The state of Ohio missed its planned medical marijuana program launch date of September 8, 2018. Cannabiz Media takes a look into what might have caused this and what to expect in the coming months.


Approximately two years ago, Ohio took its first steps towards realization of a medical marijuana regulatory scheme. Effective September 8, 2016, Ohio House Bill 523 legalized medical marijuana and birthed the Ohio Medical Marijuana Control Program. This bill created a basic framework for various state agencies to begin creating and implementing rules and launch the program. Those agencies include the Ohio Board of Pharmacy, which is responsible for registering patients and licensing dispensaries, and the Department of Commerce, which oversees cultivators.

State regulators from their respective agencies then set out on an ambitious plan to have the program up and running — patients registered and products for sale — by the second anniversary of the law’s effective date. However, this lofty goal proved to be unattainable, as the program soon ran into controversy.

As a first step in implementing the program, the Ohio Department of Commerce needed to award cultivator licenses to entities falling under one of two size categories. Hiccups began as the state’s first cultivators did not receive provisional licenses until November 2017, over a year since the law was enacted. Shortly thereafter, details began to emerge regarding a possible scoring error by the Department of Commerce.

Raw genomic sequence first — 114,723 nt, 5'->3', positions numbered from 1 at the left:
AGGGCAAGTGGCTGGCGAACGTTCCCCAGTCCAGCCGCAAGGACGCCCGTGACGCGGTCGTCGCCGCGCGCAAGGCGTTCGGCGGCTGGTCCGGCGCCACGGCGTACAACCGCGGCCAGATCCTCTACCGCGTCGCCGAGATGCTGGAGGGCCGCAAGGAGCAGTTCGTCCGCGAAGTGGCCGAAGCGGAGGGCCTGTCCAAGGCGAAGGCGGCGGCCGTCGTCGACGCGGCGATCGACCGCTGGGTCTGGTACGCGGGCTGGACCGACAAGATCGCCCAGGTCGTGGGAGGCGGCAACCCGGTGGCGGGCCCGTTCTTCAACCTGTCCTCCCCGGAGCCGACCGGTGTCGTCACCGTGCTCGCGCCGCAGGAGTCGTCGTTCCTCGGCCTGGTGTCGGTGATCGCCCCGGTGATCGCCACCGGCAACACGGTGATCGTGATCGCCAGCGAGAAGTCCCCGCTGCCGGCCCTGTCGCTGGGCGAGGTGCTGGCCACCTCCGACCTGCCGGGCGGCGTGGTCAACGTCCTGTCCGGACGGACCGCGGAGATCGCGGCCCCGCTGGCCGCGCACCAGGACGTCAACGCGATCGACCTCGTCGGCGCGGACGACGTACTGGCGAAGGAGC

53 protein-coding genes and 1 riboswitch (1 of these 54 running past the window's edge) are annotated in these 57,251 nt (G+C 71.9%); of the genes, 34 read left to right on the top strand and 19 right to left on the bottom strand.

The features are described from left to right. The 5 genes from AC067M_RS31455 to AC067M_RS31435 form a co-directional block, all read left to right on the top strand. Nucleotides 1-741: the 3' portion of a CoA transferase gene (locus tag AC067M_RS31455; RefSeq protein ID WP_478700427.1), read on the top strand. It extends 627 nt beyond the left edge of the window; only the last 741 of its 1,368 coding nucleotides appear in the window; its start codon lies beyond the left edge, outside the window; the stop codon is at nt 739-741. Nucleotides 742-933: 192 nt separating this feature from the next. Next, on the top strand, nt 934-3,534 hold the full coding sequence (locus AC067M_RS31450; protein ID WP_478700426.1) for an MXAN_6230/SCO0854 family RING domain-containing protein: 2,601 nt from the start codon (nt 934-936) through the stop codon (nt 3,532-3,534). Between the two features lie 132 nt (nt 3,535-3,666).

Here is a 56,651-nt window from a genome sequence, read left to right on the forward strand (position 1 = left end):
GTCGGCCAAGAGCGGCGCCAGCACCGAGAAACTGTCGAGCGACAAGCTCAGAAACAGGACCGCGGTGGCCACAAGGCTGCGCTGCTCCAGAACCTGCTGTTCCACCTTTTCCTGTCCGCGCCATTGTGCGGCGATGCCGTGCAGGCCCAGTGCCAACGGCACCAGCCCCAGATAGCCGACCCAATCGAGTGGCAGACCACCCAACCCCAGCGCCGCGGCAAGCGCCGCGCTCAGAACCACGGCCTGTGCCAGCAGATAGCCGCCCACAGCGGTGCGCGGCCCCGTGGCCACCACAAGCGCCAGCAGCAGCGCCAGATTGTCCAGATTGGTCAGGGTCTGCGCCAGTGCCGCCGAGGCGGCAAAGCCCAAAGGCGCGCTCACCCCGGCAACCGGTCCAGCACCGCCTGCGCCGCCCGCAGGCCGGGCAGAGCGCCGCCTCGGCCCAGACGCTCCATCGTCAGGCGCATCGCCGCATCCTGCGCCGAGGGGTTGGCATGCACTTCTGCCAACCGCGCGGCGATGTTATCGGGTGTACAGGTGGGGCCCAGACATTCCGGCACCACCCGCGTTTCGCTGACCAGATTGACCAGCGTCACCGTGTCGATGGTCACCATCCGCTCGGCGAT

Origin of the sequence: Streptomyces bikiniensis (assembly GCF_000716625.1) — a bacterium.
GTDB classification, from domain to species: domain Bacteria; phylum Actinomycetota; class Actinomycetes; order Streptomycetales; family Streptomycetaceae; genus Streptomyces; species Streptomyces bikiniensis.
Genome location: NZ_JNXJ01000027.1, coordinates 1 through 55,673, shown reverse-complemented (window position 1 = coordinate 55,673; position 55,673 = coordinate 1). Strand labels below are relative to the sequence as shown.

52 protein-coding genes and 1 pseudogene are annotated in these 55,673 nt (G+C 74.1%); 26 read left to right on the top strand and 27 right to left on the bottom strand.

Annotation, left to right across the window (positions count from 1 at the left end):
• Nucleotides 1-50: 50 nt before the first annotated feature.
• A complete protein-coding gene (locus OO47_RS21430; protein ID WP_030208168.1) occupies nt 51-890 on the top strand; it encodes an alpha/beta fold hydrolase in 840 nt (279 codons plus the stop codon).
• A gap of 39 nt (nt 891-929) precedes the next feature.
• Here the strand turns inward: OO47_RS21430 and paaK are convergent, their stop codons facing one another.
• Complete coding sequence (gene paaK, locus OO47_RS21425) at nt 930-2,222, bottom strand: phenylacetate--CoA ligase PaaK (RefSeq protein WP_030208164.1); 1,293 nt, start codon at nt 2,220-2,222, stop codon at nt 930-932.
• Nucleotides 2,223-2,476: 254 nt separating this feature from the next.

The state opened an investigation into the Department’s application process upon notice that human-error may have affected the scoring of cultivator applicants. Though an audit of the Department’s practices did not completely halt the program’s roll out, the Department soon found itself the target of a lawsuit. Applicants that were not awarded provisional licenses brought suit arguing that all scores should be thrown out and the process should be restarted. However, the judge presiding over the case ultimately ruled that the applicants must first air their grievances to the Department, and that failure to do so resulted in the dismissal of the majority of the applicants’ claims.

But these early hurdles at the beginning of the supply chain were enough to create delay. It’s also worth noting that the cultivators’ provisional licenses from November were not necessarily final. All licensees must undergo final inspections, with the earliest inspections being carried out in July 2018. By the time the first cultivators received final approval to begin planting, it was less than two months from expected launch.

So what can consumers and business owners expect? First off, a new launch date before the start of 2019. Next, a continuation of delays on part of the state and business owners. Expect some licenses to be revoked, and for business owners to run into their own troubles with delays in construction. Furthermore, the state’s auditor recently published additional findings of issues with scoring and record keeping that could lead to more lawsuits. However, though Ohio is not quite in the clear, no state has been a stranger to controversy in the roll out of medical or adult-use programs. Again, another program where patience is required.

Juliana Minn is a Data Analyst at Cannabiz Media, where she researches cannabis licenses and policies across several states. A graduate of Lewis & Clark Law School, Juliana focused on intellectual property law and small business law, enabling her to advise numerous fledgling businesses throughout law school and to the present day. When she’s not geeking out over the finer points of the Copyright Act or commercial cannabis licensing data, she can be found taking on pro bono legal work at Lewis & Clark’s Small Business Legal Clinic.